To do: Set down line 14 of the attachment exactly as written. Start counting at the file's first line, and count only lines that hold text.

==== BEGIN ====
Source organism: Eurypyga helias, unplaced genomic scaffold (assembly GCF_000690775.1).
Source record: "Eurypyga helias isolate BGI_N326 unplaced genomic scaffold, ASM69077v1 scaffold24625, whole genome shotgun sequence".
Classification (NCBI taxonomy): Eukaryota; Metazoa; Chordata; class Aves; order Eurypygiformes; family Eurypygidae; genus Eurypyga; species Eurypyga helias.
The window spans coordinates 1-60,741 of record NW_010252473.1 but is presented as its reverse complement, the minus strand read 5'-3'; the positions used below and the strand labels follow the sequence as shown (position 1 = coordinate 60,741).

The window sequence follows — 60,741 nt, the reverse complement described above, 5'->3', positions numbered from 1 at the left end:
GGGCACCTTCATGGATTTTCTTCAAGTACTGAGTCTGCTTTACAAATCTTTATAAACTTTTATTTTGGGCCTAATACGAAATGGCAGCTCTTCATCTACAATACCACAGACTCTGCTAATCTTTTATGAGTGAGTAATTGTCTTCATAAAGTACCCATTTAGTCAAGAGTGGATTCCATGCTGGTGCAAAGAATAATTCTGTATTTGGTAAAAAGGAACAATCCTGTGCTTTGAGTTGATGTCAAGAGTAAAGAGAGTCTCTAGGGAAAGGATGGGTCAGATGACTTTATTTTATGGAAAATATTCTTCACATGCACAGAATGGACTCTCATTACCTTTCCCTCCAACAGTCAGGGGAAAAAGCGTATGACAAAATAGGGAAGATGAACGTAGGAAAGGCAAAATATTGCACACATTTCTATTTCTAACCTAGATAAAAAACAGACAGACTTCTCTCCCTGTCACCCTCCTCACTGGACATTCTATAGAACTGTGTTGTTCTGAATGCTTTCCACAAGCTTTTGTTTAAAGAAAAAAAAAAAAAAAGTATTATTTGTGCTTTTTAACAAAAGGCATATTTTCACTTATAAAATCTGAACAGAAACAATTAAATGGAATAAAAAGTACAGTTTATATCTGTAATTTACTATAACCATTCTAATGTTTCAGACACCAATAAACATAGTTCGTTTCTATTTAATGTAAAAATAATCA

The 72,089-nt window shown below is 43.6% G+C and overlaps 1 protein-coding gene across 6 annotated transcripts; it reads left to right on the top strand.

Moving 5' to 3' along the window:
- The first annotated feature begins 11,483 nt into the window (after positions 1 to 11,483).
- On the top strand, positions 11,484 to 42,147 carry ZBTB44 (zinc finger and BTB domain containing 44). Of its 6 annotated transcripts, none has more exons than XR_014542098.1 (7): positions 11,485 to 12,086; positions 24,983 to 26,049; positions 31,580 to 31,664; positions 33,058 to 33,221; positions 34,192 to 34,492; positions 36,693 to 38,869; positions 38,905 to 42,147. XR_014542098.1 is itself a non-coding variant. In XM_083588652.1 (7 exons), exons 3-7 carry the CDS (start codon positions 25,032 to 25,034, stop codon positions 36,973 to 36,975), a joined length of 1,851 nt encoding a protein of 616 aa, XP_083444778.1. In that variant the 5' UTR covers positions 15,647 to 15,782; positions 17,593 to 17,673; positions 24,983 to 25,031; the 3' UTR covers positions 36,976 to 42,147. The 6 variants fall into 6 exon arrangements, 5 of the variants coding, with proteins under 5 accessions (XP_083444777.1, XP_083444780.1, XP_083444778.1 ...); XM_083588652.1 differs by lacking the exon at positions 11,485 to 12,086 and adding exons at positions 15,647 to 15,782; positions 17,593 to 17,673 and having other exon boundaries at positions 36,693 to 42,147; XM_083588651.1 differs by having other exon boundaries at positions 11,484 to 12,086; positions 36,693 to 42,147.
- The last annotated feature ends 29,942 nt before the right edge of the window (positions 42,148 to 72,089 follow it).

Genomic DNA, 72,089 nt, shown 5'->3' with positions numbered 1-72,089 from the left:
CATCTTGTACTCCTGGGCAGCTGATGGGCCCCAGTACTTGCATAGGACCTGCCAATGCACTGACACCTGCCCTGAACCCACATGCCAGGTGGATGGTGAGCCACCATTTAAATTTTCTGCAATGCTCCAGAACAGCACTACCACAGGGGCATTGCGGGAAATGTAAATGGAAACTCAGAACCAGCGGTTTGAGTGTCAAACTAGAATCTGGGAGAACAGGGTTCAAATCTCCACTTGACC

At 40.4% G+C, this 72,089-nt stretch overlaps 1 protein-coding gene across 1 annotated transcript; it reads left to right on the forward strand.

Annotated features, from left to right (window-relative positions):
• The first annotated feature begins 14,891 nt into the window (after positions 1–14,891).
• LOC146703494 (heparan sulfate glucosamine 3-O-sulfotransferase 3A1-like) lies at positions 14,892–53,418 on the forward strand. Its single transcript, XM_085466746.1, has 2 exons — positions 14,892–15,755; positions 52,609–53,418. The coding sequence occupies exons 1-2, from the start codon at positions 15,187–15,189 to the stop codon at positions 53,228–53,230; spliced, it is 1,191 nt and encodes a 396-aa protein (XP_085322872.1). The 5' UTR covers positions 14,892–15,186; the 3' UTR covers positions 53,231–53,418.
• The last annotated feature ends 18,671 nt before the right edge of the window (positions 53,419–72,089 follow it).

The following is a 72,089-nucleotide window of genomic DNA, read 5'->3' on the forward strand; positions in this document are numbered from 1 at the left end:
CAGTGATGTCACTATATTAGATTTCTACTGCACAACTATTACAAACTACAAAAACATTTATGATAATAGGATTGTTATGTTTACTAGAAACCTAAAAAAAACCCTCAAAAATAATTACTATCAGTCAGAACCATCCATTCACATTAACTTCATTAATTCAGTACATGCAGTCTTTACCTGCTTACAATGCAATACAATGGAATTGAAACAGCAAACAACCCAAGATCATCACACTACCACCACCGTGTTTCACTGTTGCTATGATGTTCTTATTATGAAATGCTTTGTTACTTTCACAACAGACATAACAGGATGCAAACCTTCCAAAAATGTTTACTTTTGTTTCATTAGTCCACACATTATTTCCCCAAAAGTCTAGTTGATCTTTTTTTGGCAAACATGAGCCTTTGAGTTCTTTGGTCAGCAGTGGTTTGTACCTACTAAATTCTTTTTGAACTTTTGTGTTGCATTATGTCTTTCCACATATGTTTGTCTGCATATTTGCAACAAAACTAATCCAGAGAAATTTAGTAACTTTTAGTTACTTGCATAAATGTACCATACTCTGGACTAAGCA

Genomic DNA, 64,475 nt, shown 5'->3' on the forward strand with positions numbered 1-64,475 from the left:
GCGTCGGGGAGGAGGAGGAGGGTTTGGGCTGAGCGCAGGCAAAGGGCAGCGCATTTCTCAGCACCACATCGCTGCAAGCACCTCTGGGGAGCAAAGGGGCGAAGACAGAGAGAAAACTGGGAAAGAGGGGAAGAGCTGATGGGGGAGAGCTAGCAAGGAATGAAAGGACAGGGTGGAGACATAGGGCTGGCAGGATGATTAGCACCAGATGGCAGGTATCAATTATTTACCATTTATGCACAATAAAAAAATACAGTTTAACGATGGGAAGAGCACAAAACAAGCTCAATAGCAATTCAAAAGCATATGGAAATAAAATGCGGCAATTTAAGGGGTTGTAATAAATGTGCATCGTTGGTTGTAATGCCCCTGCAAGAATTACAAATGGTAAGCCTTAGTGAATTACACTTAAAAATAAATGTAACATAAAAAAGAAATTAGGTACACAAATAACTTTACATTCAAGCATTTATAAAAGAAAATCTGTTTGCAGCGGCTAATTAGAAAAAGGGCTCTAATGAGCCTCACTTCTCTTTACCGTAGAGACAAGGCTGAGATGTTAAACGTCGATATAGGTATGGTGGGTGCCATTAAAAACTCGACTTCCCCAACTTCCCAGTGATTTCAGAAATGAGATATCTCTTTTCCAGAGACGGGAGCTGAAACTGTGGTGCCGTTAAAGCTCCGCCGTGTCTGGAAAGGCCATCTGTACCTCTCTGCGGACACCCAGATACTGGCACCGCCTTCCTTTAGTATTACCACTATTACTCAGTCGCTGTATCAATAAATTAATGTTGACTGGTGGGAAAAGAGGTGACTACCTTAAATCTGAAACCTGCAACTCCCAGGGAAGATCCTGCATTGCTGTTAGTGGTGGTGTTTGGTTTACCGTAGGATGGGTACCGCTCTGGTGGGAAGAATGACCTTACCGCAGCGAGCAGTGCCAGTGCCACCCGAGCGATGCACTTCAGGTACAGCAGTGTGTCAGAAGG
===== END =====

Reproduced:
At 40.4% G+C, this 72,089-nt stretch overlaps 1 protein-coding gene across 1 annotated transcript; it reads left to right on the forward strand.